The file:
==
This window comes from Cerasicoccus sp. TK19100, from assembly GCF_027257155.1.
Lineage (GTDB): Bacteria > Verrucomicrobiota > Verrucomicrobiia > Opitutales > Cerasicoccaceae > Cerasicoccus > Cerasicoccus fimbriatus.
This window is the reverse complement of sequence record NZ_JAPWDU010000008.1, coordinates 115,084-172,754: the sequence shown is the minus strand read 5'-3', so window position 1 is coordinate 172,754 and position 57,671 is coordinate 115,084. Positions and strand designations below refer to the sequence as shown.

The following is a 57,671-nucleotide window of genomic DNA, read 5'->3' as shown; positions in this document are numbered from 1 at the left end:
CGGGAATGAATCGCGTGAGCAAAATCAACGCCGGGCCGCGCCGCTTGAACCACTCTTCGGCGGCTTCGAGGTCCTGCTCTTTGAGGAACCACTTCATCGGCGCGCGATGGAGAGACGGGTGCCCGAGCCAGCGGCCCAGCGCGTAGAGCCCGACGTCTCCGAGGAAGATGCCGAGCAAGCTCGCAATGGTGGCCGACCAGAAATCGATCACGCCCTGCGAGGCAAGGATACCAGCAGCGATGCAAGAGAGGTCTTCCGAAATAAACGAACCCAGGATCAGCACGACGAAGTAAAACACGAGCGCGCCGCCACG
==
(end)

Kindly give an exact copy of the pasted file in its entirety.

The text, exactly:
This window comes from Cerasicoccus sp. TK19100, from assembly GCF_027257155.1.
Lineage (GTDB): Bacteria > Verrucomicrobiota > Verrucomicrobiia > Opitutales > Cerasicoccaceae > Cerasicoccus > Cerasicoccus fimbriatus.
This window is the reverse complement of sequence record NZ_JAPWDU010000008.1, coordinates 115,084-172,754: the sequence shown is the minus strand read 5'-3', so window position 1 is coordinate 172,754 and position 57,671 is coordinate 115,084. Positions and strand designations below refer to the sequence as shown.

The following is a 57,671-nucleotide window of genomic DNA, read 5'->3' as shown; positions in this document are numbered from 1 at the left end:
CGGGAATGAATCGCGTGAGCAAAATCAACGCCGGGCCGCGCCGCTTGAACCACTCTTCGGCGGCTTCGAGGTCCTGCTCTTTGAGGAACCACTTCATCGGCGCGCGATGGAGAGACGGGTGCCCGAGCCAGCGGCCCAGCGCGTAGAGCCCGACGTCTCCGAGGAAGATGCCGAGCAAGCTCGCAATGGTGGCCGACCAGAAATCGATCACGCCCTGCGAGGCAAGGATACCAGCAGCGATGCAAGAGAGGTCTTCCGAAATAAACGAACCCAGGATCAGCACGACGAAGTAAAACACGAGCGCGCCGCCACG